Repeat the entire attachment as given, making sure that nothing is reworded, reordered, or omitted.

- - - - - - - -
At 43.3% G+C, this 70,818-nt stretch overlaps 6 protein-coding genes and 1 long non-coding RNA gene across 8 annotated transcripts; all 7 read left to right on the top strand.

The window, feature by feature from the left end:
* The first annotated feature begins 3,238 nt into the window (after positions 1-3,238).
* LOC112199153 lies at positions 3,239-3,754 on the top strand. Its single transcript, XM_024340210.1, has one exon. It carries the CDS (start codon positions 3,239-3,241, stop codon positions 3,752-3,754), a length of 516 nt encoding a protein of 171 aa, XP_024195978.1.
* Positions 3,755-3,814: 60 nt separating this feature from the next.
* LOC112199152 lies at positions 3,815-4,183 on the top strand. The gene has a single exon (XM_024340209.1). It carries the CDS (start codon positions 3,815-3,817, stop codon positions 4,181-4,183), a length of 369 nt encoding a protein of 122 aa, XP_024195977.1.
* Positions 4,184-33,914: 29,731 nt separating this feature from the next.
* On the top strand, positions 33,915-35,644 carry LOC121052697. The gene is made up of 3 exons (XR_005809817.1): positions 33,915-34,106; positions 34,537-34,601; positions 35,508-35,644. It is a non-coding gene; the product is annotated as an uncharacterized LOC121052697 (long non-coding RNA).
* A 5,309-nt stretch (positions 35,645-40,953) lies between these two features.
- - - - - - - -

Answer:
At 43.3% G+C, this 70,818-nt stretch overlaps 6 protein-coding genes and 1 long non-coding RNA gene across 8 annotated transcripts; all 7 read left to right on the top strand.

The window, feature by feature from the left end:
* The first annotated feature begins 3,238 nt into the window (after positions 1-3,238).
* LOC112199153 lies at positions 3,239-3,754 on the top strand. Its single transcript, XM_024340210.1, has one exon. It carries the CDS (start codon positions 3,239-3,241, stop codon positions 3,752-3,754), a length of 516 nt encoding a protein of 171 aa, XP_024195978.1.
* Positions 3,755-3,814: 60 nt separating this feature from the next.
* LOC112199152 lies at positions 3,815-4,183 on the top strand. The gene has a single exon (XM_024340209.1). It carries the CDS (start codon positions 3,815-3,817, stop codon positions 4,181-4,183), a length of 369 nt encoding a protein of 122 aa, XP_024195977.1.
* Positions 4,184-33,914: 29,731 nt separating this feature from the next.
* On the top strand, positions 33,915-35,644 carry LOC121052697. The gene is made up of 3 exons (XR_005809817.1): positions 33,915-34,106; positions 34,537-34,601; positions 35,508-35,644. It is a non-coding gene; the product is annotated as an uncharacterized LOC121052697 (long non-coding RNA).
* A 5,309-nt stretch (positions 35,645-40,953) lies between these two features.